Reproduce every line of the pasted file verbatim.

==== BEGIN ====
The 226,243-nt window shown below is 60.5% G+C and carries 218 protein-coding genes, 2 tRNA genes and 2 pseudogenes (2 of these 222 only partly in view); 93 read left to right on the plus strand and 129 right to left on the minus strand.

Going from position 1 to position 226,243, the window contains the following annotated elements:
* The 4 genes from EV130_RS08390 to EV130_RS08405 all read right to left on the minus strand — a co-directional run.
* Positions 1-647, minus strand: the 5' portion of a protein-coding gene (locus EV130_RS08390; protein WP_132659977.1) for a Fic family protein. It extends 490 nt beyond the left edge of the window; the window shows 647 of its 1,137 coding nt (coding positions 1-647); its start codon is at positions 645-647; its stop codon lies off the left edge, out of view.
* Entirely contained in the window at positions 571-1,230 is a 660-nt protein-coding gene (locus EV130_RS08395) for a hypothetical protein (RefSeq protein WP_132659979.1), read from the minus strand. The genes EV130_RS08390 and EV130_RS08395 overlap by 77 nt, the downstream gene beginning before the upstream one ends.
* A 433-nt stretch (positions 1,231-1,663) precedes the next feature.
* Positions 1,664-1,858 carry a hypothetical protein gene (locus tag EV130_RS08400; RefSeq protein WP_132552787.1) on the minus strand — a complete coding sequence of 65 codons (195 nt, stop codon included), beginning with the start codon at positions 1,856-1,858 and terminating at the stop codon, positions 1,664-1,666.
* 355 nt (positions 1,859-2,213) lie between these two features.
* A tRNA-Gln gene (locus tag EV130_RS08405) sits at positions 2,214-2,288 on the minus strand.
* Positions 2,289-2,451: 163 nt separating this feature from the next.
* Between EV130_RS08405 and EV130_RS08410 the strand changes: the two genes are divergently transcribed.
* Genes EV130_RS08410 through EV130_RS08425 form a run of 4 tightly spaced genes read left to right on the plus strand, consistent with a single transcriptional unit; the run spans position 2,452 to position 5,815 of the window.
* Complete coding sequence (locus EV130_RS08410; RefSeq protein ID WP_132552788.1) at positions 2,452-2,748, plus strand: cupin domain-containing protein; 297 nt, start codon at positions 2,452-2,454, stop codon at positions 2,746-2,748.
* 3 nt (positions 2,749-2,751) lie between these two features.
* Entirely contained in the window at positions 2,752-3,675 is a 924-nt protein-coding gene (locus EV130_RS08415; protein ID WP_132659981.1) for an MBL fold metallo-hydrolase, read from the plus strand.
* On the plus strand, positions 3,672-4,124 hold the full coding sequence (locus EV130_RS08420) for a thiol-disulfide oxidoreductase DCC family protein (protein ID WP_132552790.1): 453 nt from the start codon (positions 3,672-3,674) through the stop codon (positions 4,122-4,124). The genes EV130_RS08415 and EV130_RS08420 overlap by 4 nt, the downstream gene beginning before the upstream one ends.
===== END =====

The 226,243-nt window shown below is 60.5% G+C and carries 218 protein-coding genes, 2 tRNA genes and 2 pseudogenes (2 of these 222 only partly in view); 93 read left to right on the plus strand and 129 right to left on the minus strand.

Going from position 1 to position 226,243, the window contains the following annotated elements:
* The 4 genes from EV130_RS08390 to EV130_RS08405 all read right to left on the minus strand — a co-directional run.
* Positions 1-647, minus strand: the 5' portion of a protein-coding gene (locus EV130_RS08390; protein WP_132659977.1) for a Fic family protein. It extends 490 nt beyond the left edge of the window; the window shows 647 of its 1,137 coding nt (coding positions 1-647); its start codon is at positions 645-647; its stop codon lies off the left edge, out of view.
* Entirely contained in the window at positions 571-1,230 is a 660-nt protein-coding gene (locus EV130_RS08395) for a hypothetical protein (RefSeq protein WP_132659979.1), read from the minus strand. The genes EV130_RS08390 and EV130_RS08395 overlap by 77 nt, the downstream gene beginning before the upstream one ends.
* A 433-nt stretch (positions 1,231-1,663) precedes the next feature.
* Positions 1,664-1,858 carry a hypothetical protein gene (locus tag EV130_RS08400; RefSeq protein WP_132552787.1) on the minus strand — a complete coding sequence of 65 codons (195 nt, stop codon included), beginning with the start codon at positions 1,856-1,858 and terminating at the stop codon, positions 1,664-1,666.
* 355 nt (positions 1,859-2,213) lie between these two features.
* A tRNA-Gln gene (locus tag EV130_RS08405) sits at positions 2,214-2,288 on the minus strand.
* Positions 2,289-2,451: 163 nt separating this feature from the next.
* Between EV130_RS08405 and EV130_RS08410 the strand changes: the two genes are divergently transcribed.
* Genes EV130_RS08410 through EV130_RS08425 form a run of 4 tightly spaced genes read left to right on the plus strand, consistent with a single transcriptional unit; the run spans position 2,452 to position 5,815 of the window.
* Complete coding sequence (locus EV130_RS08410; RefSeq protein ID WP_132552788.1) at positions 2,452-2,748, plus strand: cupin domain-containing protein; 297 nt, start codon at positions 2,452-2,454, stop codon at positions 2,746-2,748.
* 3 nt (positions 2,749-2,751) lie between these two features.
* Entirely contained in the window at positions 2,752-3,675 is a 924-nt protein-coding gene (locus EV130_RS08415; protein ID WP_132659981.1) for an MBL fold metallo-hydrolase, read from the plus strand.
* On the plus strand, positions 3,672-4,124 hold the full coding sequence (locus EV130_RS08420) for a thiol-disulfide oxidoreductase DCC family protein (protein ID WP_132552790.1): 453 nt from the start codon (positions 3,672-3,674) through the stop codon (positions 4,122-4,124). The genes EV130_RS08415 and EV130_RS08420 overlap by 4 nt, the downstream gene beginning before the upstream one ends.